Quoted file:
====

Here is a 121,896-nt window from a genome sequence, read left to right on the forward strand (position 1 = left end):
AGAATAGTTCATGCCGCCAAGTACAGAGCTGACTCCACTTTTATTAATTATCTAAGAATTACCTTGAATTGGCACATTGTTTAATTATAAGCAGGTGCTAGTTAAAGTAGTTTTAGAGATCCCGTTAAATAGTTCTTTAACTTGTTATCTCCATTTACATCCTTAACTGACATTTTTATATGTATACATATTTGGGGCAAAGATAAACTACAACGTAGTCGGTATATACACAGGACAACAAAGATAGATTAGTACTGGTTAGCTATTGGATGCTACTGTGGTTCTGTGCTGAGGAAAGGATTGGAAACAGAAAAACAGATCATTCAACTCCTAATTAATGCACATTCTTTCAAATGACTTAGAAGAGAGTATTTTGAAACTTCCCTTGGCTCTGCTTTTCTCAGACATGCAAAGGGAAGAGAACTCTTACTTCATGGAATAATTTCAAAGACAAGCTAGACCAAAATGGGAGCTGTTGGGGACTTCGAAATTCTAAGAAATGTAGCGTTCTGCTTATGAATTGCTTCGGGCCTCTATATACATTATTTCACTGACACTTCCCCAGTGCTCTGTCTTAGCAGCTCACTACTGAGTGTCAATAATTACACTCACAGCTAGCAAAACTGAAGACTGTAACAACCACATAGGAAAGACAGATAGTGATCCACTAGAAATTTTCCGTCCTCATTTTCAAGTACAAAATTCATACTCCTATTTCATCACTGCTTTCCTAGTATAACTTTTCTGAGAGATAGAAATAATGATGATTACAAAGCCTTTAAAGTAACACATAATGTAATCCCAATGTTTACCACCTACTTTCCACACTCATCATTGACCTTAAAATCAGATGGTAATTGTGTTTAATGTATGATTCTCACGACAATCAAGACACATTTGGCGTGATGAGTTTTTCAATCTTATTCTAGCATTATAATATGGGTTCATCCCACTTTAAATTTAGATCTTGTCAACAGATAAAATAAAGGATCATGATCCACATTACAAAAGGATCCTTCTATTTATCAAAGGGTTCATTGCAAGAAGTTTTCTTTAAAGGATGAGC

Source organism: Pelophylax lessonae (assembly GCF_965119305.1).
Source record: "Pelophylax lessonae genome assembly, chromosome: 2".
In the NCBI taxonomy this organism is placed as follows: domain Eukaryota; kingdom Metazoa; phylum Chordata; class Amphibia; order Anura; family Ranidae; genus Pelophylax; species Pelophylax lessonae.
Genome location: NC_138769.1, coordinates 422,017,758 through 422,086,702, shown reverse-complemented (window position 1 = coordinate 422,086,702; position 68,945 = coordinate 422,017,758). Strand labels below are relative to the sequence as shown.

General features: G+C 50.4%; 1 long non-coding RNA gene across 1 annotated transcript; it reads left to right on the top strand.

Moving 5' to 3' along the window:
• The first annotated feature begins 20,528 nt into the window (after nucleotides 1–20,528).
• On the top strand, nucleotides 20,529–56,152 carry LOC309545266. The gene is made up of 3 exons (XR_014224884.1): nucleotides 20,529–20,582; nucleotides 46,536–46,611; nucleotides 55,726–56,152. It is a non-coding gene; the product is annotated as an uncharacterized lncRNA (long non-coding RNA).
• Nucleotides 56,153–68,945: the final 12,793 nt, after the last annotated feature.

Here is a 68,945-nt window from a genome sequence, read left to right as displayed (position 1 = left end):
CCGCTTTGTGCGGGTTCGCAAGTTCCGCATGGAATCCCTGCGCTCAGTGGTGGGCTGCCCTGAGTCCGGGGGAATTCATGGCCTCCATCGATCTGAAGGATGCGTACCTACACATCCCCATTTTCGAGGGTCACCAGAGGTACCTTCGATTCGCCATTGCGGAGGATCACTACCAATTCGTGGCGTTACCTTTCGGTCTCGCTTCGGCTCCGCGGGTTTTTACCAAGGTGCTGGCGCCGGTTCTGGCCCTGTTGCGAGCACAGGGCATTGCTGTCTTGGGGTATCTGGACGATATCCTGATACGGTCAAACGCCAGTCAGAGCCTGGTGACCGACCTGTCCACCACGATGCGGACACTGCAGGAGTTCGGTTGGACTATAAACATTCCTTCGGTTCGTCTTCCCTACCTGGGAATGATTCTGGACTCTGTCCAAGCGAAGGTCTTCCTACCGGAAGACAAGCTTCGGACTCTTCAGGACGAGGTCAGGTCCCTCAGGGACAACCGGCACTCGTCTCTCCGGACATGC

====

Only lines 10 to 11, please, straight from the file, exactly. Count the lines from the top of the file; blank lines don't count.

• On the top strand, nucleotides 20,529–56,152 carry LOC309545266. The gene is made up of 3 exons (XR_014224884.1): nucleotides 20,529–20,582; nucleotides 46,536–46,611; nucleotides 55,726–56,152. It is a non-coding gene; the product is annotated as an uncharacterized lncRNA (long non-coding RNA).
• Nucleotides 56,153–68,945: the final 12,793 nt, after the last annotated feature.